Be proactive. Often people expect others to reach out to them, and then feel rejected when people don’t go out of their way to do so. To get the most out of your social relationships, you have to make an effort. Make time for friends and family. Reach out to lend a hand or just say hello. If you’re there for others, they’ll be more likely to be there for you. And in fact, when it comes to longevity, research suggests that providing social support to friends and family may be even more important than receiving it. 4

Take advantage of technology. It’s nice to sit down with a friend face-to-face, but it isn’t always possible. Luckily, technology makes it easier than ever before to stay connected with loved ones far away. Write an email, send a text message or make a date for a video chat. Don’t rely too heavily on digital connections, however. Some research suggests that face-to-face interactions are most beneficial.

Follow your interests. Do you like to hike, sing, make jewelry, play tennis, get involved in local politics? You’re more likely to connect with people who like the things you like. Join a club, sign up for a class or take on a volunteer position that will allow you to meet others who share your interests. Don’t be discouraged if you don’t make friends overnight. Try to enjoy the experience as you get to know others over time.

Seek out peer support. If you’re dealing with a specific stressful situation — such as caring for a family member or dealing with a chronic illness — you may not find the support you need from your current network. Consider joining a support group to meet others who are dealing with similar challenges.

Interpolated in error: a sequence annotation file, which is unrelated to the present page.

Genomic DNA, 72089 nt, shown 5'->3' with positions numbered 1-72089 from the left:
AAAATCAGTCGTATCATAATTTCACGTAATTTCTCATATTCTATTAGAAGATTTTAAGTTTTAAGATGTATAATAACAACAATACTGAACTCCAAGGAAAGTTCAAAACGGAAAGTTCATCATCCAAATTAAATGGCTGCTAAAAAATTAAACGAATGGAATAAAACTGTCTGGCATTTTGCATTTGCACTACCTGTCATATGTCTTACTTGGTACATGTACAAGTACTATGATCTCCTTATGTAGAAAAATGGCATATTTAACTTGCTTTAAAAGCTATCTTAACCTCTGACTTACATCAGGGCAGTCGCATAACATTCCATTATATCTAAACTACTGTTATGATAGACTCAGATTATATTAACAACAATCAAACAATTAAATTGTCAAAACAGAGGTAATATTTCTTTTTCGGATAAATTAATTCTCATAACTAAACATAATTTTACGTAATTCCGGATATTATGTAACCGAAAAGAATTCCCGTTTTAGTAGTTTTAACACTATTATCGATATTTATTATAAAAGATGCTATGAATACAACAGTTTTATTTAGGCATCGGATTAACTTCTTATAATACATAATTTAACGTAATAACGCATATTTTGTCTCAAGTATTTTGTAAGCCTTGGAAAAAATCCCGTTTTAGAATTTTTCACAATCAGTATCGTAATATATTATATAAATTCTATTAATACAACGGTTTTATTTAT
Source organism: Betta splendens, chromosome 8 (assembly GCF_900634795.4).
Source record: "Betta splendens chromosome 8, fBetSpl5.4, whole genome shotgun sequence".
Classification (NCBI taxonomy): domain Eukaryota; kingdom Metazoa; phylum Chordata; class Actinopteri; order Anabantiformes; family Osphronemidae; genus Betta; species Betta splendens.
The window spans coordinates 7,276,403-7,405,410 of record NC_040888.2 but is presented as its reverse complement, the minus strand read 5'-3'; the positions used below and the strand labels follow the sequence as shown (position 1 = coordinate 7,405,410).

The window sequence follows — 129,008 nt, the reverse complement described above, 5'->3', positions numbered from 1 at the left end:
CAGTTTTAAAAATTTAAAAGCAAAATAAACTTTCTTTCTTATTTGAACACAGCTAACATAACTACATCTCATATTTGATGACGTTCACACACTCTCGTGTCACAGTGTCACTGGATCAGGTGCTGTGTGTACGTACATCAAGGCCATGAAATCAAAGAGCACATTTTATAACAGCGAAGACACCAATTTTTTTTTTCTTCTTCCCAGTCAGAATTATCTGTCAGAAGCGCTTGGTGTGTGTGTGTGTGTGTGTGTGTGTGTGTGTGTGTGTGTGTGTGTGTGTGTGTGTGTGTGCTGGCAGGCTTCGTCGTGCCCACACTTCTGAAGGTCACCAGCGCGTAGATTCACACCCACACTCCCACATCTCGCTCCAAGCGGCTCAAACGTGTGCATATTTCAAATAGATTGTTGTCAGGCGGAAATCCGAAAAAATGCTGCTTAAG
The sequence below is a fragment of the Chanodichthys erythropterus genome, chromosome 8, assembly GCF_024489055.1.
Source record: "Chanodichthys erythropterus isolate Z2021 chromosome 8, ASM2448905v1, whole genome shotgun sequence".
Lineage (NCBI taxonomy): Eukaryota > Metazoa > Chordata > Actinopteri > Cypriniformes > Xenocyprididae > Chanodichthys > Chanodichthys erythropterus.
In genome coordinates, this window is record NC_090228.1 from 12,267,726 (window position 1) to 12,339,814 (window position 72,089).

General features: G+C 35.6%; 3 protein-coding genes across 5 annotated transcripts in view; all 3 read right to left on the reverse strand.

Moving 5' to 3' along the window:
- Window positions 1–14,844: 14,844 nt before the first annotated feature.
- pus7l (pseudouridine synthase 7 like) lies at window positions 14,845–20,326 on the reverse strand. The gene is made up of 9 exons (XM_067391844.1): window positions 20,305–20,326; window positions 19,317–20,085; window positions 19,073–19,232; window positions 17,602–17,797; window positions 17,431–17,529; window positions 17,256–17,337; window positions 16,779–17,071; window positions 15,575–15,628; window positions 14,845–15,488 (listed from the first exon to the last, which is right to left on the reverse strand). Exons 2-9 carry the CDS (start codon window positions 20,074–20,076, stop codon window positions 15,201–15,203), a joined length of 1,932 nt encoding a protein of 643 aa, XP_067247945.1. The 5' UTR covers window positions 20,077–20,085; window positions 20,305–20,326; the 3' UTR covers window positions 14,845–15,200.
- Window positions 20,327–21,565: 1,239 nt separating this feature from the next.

Improve your social skills. If you feel awkward in social situations and just don’t know what to say, try asking simple questions about the other person to get the ball rolling. If you’re shy, it can be less intimidating to get to know others over shared activities — such as a bike ride or a knitting class — rather than just hanging out and talking. If you feel particularly anxious in social situations, consider talking to a therapist with experience in social anxiety and social-skills training.

Ask for help. If you lack a strong support network and aren’t sure where to start, there are resources you can turn to. Places of worship, senior and community centers, local libraries, refugee and immigrant groups, neighborhood health clinics and local branches of national organizations such as Catholic Charities or the YMCA/YWCA may be able to help you identify services, support groups and other programs in your community.

Seek professional help

If you’re feeling stressed and don’t have anyone to rely on, psychologists can help. As experts in human behavior, psychologists can help you develop strategies to manage stress and improve your social skills. Use the APA’s Psychologist Locator Service to find a psychologist in your area. You can also visit, a website of the U.S. Department of Health & Human Services that offers resources in English and Spanish.

1 For full survey results and methodology, please visit

2 Masi, C.M., Chen, H., Hawkley, L.C., and Cacioppo, J.T. (2011). A meta-analysis of interventions to reduce loneliness. Personality and Social Psychology Review 15(3), 219-266.

3 Uchino, B.N. Understanding the links between social support and physical health. (2009). Perspectives on Psychological Science 4(3), 236-255.

4 Brown, S.L., Nesse, R.M. Vinokur, A.D., and Smith, D.M. (2003). Providing social support may be more beneficial than receiving it: Results from a prospective study of mortality. Psychological Science 14(4), 320-327.

Thanks to psychologists Mary Alvord, PhD, Bert Uchino, PhD, and Vaile Wright, PhD, who assisted with this article.

Not all stress is bad. But long-term stress can lead to health problems.